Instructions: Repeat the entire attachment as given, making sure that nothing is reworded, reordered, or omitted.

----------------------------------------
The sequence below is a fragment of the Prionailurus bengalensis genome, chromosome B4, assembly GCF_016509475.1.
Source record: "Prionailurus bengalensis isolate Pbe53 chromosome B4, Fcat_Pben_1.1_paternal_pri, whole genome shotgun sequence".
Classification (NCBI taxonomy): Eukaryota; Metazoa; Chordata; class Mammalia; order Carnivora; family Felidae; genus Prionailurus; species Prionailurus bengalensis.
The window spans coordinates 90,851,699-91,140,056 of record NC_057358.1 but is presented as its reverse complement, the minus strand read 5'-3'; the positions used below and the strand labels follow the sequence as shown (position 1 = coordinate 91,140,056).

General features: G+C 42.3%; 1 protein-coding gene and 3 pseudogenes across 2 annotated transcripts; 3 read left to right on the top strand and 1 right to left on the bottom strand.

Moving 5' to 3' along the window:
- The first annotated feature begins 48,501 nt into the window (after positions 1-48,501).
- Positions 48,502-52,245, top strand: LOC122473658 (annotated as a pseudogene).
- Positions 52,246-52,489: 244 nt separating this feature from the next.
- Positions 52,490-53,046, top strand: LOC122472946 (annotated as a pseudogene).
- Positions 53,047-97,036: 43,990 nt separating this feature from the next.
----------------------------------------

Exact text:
The sequence below is a fragment of the Prionailurus bengalensis genome, chromosome B4, assembly GCF_016509475.1.
Source record: "Prionailurus bengalensis isolate Pbe53 chromosome B4, Fcat_Pben_1.1_paternal_pri, whole genome shotgun sequence".
Classification (NCBI taxonomy): Eukaryota; Metazoa; Chordata; class Mammalia; order Carnivora; family Felidae; genus Prionailurus; species Prionailurus bengalensis.
The window spans coordinates 90,851,699-91,140,056 of record NC_057358.1 but is presented as its reverse complement, the minus strand read 5'-3'; the positions used below and the strand labels follow the sequence as shown (position 1 = coordinate 91,140,056).

General features: G+C 42.3%; 1 protein-coding gene and 3 pseudogenes across 2 annotated transcripts; 3 read left to right on the top strand and 1 right to left on the bottom strand.

Moving 5' to 3' along the window:
- The first annotated feature begins 48,501 nt into the window (after positions 1-48,501).
- Positions 48,502-52,245, top strand: LOC122473658 (annotated as a pseudogene).
- Positions 52,246-52,489: 244 nt separating this feature from the next.
- Positions 52,490-53,046, top strand: LOC122472946 (annotated as a pseudogene).
- Positions 53,047-97,036: 43,990 nt separating this feature from the next.